Public, developer offer thoughts on proposed Harbor Bay development

Public, developer offer thoughts on proposed Harbor Bay development

Michele Ellson

Site plan for the proposed new Harbor Bay Club.

“It’s always great when Tim brings a new project to fill the chambers,” City Planner Andrew Thomas joked Monday of C. Timothy Hoppen, president of Harbor Bay Isle Associates. But when all was said and done, only a dozen people got up to speak on the developer’s plan to build 80 luxury homes where the Harbor Bay Club now sits and to build a new, 40,000 square foot club on North Loop Road, in the Harbor Bay Business Park.

The discussion at Monday night’s Planning Board hearing was to focus on which anticipated impacts of the development proposal should be studied as part of an environmental impact report. But attendees and even the developer’s representatives took the opportunity to air their views about the project – and, in the developer’s case, to offer a quick sketch of what the club and the layout of the proposed new neighborhood might look like.

Harbor Bay Isle Associates’ Kathy Moehring said the idea to place homes at 200 Packet Landing Road – where the club now sits – dates back to 2002, and the concept of moving the club to North Loop first surfaced in 1998. Meanwhile, residents raised questions about whether policymakers who allowed the developer to build a private club in lieu of promised open space intended to permit the club to move from its current location – and also, whether the number of members using the club exceeds the amount the city had allowed.

Planning Board members and staff seemed open to getting answers to those questions.

“It’s important the city look into those,” Planning Board member John Knox White said of residents’ questions.

Staff listed a dozen items the environmental report will study, including transportation, aesthetics, greenhouse gas emissions, hazardous materials and noise. Five other items that are typically examined in such reports will be excluded, including the project’s impact to housing and population.

Prior agreements permitted the developer to build up to 3,200 homes on Harbor Bay Isle, Thomas said – and so far, only 2,970 have been built.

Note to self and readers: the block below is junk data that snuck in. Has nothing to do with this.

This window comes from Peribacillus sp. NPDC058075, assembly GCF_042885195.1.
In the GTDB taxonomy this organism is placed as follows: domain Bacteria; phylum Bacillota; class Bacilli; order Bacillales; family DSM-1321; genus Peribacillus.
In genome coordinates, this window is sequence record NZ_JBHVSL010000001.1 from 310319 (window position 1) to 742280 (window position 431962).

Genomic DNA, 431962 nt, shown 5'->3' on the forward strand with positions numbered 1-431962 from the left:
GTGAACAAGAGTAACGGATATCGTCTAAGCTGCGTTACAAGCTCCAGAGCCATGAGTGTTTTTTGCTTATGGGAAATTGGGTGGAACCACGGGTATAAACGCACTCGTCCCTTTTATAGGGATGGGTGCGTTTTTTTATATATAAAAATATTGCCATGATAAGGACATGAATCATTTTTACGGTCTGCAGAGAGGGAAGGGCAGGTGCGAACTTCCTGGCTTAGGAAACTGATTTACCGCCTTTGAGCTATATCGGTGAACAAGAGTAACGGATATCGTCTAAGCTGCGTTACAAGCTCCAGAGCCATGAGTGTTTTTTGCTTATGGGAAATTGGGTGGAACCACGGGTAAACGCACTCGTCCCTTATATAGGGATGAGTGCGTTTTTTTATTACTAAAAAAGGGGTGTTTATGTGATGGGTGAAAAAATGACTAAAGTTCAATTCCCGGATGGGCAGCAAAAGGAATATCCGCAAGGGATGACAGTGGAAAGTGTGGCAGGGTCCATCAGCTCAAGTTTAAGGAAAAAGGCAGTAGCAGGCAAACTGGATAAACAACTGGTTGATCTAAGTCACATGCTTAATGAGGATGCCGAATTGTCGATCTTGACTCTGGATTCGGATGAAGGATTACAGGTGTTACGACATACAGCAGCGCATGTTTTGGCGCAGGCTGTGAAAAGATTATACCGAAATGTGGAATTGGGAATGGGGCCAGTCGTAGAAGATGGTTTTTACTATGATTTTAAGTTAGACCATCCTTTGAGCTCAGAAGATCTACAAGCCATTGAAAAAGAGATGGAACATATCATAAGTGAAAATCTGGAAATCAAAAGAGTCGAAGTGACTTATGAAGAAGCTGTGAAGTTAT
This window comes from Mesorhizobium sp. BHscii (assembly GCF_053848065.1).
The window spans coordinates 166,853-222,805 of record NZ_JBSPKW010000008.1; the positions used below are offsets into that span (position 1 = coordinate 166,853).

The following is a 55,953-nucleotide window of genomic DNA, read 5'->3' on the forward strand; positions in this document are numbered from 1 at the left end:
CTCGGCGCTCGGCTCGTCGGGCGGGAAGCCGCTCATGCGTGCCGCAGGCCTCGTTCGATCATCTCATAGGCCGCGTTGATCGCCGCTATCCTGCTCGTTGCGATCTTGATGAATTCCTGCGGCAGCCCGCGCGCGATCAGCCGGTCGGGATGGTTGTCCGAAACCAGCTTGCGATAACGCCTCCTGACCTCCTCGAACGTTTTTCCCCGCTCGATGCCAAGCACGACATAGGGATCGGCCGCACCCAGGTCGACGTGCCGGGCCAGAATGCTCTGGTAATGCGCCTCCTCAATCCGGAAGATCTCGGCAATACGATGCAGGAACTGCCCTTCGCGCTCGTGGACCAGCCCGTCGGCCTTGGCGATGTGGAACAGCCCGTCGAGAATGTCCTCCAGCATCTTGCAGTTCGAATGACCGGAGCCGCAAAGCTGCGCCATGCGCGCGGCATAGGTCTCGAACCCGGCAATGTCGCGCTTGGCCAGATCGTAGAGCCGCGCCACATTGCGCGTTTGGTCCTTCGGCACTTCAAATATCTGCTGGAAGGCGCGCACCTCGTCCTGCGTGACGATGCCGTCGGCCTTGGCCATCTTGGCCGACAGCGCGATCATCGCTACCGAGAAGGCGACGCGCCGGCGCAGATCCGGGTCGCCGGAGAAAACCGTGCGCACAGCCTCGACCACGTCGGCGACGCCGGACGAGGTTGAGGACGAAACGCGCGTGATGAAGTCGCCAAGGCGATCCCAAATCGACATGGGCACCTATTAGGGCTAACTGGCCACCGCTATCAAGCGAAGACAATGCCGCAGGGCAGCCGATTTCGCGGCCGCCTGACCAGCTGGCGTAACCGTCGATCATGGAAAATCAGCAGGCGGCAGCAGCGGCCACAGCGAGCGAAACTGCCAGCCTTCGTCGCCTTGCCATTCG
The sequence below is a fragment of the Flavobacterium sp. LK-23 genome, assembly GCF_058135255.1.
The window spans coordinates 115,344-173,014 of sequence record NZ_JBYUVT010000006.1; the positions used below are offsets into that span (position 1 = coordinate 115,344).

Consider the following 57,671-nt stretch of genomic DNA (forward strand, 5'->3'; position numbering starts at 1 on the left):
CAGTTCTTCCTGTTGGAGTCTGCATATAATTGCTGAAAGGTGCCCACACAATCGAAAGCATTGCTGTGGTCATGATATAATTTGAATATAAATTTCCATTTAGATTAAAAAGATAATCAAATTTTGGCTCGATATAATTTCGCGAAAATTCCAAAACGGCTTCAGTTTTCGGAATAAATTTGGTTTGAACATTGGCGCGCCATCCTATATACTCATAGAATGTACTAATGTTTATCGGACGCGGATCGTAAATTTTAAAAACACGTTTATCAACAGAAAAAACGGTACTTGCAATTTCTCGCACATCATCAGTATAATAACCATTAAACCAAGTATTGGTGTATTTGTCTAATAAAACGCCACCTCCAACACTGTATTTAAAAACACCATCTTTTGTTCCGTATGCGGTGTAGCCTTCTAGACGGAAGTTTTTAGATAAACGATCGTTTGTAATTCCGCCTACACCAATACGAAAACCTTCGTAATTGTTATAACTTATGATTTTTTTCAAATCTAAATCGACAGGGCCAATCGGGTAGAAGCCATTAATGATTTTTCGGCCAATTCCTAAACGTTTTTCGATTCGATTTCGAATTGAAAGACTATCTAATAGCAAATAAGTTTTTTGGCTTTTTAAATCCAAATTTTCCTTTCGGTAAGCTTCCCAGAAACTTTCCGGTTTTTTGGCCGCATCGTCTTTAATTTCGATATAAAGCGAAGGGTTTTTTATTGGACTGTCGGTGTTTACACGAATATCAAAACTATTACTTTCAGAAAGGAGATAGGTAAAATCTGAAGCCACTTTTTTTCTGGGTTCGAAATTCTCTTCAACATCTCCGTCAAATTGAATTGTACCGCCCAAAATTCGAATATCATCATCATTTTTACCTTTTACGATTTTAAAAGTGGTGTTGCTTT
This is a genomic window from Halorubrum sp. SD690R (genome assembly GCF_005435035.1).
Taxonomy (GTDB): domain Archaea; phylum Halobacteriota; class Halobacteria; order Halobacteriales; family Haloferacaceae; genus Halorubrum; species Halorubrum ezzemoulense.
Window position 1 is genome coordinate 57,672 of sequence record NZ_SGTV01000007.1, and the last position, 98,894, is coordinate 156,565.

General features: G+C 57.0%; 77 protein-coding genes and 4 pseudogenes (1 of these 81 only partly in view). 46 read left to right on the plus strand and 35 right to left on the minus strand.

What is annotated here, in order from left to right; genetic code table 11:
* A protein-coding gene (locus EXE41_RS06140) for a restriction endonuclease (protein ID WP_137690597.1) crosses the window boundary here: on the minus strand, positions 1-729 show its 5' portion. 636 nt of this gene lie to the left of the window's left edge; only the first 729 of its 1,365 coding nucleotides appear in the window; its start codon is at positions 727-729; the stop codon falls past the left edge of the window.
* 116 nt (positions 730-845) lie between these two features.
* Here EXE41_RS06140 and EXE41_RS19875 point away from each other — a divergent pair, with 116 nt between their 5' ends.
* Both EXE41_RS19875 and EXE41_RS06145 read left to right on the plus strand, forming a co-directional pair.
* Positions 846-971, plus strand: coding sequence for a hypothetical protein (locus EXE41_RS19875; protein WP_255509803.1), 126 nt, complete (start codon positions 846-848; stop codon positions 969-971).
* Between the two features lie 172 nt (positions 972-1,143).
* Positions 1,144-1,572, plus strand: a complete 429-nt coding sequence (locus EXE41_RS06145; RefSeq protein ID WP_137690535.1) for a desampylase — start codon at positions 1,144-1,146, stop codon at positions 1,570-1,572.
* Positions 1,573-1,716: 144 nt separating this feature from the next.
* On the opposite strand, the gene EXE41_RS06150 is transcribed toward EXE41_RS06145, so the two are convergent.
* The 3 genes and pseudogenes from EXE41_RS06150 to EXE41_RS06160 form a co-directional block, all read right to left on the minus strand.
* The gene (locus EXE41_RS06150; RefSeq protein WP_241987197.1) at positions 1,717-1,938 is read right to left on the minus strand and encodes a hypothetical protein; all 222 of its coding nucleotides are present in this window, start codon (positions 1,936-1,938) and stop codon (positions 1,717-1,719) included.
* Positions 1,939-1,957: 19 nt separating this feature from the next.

Traffic was high on residents’ and Planning Board members’ lists of what will need to be studied, and some members asked whether the report should examine the possible impacts of strategies for reducing car traffic – though it was unclear whether those could be imposed. Harbor Bay Isle Associates successfully sued to avoid being required to build affordable housing required under a 2003 ordinance; the development agreement they were building under had been inked in 1989.

Residents also said they feared they would lose their views and recreational space – a key selling point – if two- and three-story homes were erected on 8.39 acres of club property.

“This is a serious quality of life issue for us. Two- to three-story homes would significantly block existing views Centre Court residents,” Chuck Headley said. “Centre Court residents have a view of trees and open sky. That sense of openness would be lost if it were replaced by three-story homes along our fence line.”

Others questioned whether it would be safe to move the club a few miles away. Richard Berman questioned whether it would be safe for older residents to be forced to drive the two to three miles to the new site – past Amelia Earhart School. He said he found records listing the addresses of only two registered sex offenders living on Bay Farm Island, but that club patrons don’t know who might be working at Harbor Bay Business Park.

“In an industrial park, there are all kinds of people working there – strangers, druggies – we don’t know,” Berman said. “Where the club is now is … a safe environment for children.”